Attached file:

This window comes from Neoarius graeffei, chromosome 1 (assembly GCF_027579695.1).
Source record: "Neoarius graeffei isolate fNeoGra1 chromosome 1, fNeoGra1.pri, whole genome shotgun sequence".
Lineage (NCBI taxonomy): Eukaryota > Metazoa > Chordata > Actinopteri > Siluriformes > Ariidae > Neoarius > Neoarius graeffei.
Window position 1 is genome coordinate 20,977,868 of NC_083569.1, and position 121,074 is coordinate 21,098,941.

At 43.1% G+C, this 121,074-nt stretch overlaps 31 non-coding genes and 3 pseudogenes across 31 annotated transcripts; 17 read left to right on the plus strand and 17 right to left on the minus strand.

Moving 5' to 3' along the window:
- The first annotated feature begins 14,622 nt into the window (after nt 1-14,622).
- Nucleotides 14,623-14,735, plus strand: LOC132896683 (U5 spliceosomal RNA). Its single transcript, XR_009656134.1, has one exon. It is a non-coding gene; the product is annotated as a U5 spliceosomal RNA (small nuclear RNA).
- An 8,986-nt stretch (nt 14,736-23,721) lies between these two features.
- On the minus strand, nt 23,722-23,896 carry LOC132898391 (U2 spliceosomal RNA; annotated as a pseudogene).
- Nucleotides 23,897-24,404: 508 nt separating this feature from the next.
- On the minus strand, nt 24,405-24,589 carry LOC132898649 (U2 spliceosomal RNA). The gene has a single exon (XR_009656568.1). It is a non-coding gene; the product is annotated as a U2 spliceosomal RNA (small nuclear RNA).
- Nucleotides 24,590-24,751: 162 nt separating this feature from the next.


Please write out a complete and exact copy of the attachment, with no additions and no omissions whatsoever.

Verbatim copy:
This window comes from Neoarius graeffei, chromosome 1 (assembly GCF_027579695.1).
Source record: "Neoarius graeffei isolate fNeoGra1 chromosome 1, fNeoGra1.pri, whole genome shotgun sequence".
Lineage (NCBI taxonomy): Eukaryota > Metazoa > Chordata > Actinopteri > Siluriformes > Ariidae > Neoarius > Neoarius graeffei.
Window position 1 is genome coordinate 20,977,868 of NC_083569.1, and position 121,074 is coordinate 21,098,941.

At 43.1% G+C, this 121,074-nt stretch overlaps 31 non-coding genes and 3 pseudogenes across 31 annotated transcripts; 17 read left to right on the plus strand and 17 right to left on the minus strand.

Moving 5' to 3' along the window:
- The first annotated feature begins 14,622 nt into the window (after nt 1-14,622).
- Nucleotides 14,623-14,735, plus strand: LOC132896683 (U5 spliceosomal RNA). Its single transcript, XR_009656134.1, has one exon. It is a non-coding gene; the product is annotated as a U5 spliceosomal RNA (small nuclear RNA).
- An 8,986-nt stretch (nt 14,736-23,721) lies between these two features.
- On the minus strand, nt 23,722-23,896 carry LOC132898391 (U2 spliceosomal RNA; annotated as a pseudogene).
- Nucleotides 23,897-24,404: 508 nt separating this feature from the next.
- On the minus strand, nt 24,405-24,589 carry LOC132898649 (U2 spliceosomal RNA). The gene has a single exon (XR_009656568.1). It is a non-coding gene; the product is annotated as a U2 spliceosomal RNA (small nuclear RNA).
- Nucleotides 24,590-24,751: 162 nt separating this feature from the next.